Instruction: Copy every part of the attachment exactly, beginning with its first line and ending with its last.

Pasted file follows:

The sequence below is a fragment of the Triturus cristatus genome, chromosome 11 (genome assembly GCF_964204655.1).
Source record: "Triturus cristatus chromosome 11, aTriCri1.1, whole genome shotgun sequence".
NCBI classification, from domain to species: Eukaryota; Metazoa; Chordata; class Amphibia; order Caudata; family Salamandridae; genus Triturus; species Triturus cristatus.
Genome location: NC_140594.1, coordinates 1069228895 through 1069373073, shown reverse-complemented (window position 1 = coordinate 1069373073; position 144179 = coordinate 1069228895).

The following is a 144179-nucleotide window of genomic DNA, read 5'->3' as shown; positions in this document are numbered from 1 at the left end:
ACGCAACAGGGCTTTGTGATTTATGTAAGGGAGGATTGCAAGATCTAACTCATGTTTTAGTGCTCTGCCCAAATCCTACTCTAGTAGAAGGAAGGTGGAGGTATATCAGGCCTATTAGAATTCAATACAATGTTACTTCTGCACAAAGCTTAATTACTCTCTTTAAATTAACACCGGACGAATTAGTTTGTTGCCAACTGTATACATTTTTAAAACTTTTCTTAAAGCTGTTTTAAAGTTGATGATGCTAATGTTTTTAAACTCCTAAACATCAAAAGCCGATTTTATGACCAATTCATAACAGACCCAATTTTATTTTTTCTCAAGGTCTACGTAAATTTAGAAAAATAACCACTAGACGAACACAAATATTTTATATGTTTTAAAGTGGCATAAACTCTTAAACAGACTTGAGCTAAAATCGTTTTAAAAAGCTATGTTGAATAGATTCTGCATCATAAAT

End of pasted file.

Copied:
The sequence below is a fragment of the Triturus cristatus genome, chromosome 11 (genome assembly GCF_964204655.1).
Source record: "Triturus cristatus chromosome 11, aTriCri1.1, whole genome shotgun sequence".
NCBI classification, from domain to species: Eukaryota; Metazoa; Chordata; class Amphibia; order Caudata; family Salamandridae; genus Triturus; species Triturus cristatus.
Genome location: NC_140594.1, coordinates 1069228895 through 1069373073, shown reverse-complemented (window position 1 = coordinate 1069373073; position 144179 = coordinate 1069228895).

The following is a 144179-nucleotide window of genomic DNA, read 5'->3' as shown; positions in this document are numbered from 1 at the left end:
ACGCAACAGGGCTTTGTGATTTATGTAAGGGAGGATTGCAAGATCTAACTCATGTTTTAGTGCTCTGCCCAAATCCTACTCTAGTAGAAGGAAGGTGGAGGTATATCAGGCCTATTAGAATTCAATACAATGTTACTTCTGCACAAAGCTTAATTACTCTCTTTAAATTAACACCGGACGAATTAGTTTGTTGCCAACTGTATACATTTTTAAAACTTTTCTTAAAGCTGTTTTAAAGTTGATGATGCTAATGTTTTTAAACTCCTAAACATCAAAAGCCGATTTTATGACCAATTCATAACAGACCCAATTTTATTTTTTCTCAAGGTCTACGTAAATTTAGAAAAATAACCACTAGACGAACACAAATATTTTATATGTTTTAAAGTGGCATAAACTCTTAAACAGACTTGAGCTAAAATCGTTTTAAAAAGCTATGTTGAATAGATTCTGCATCATAAAT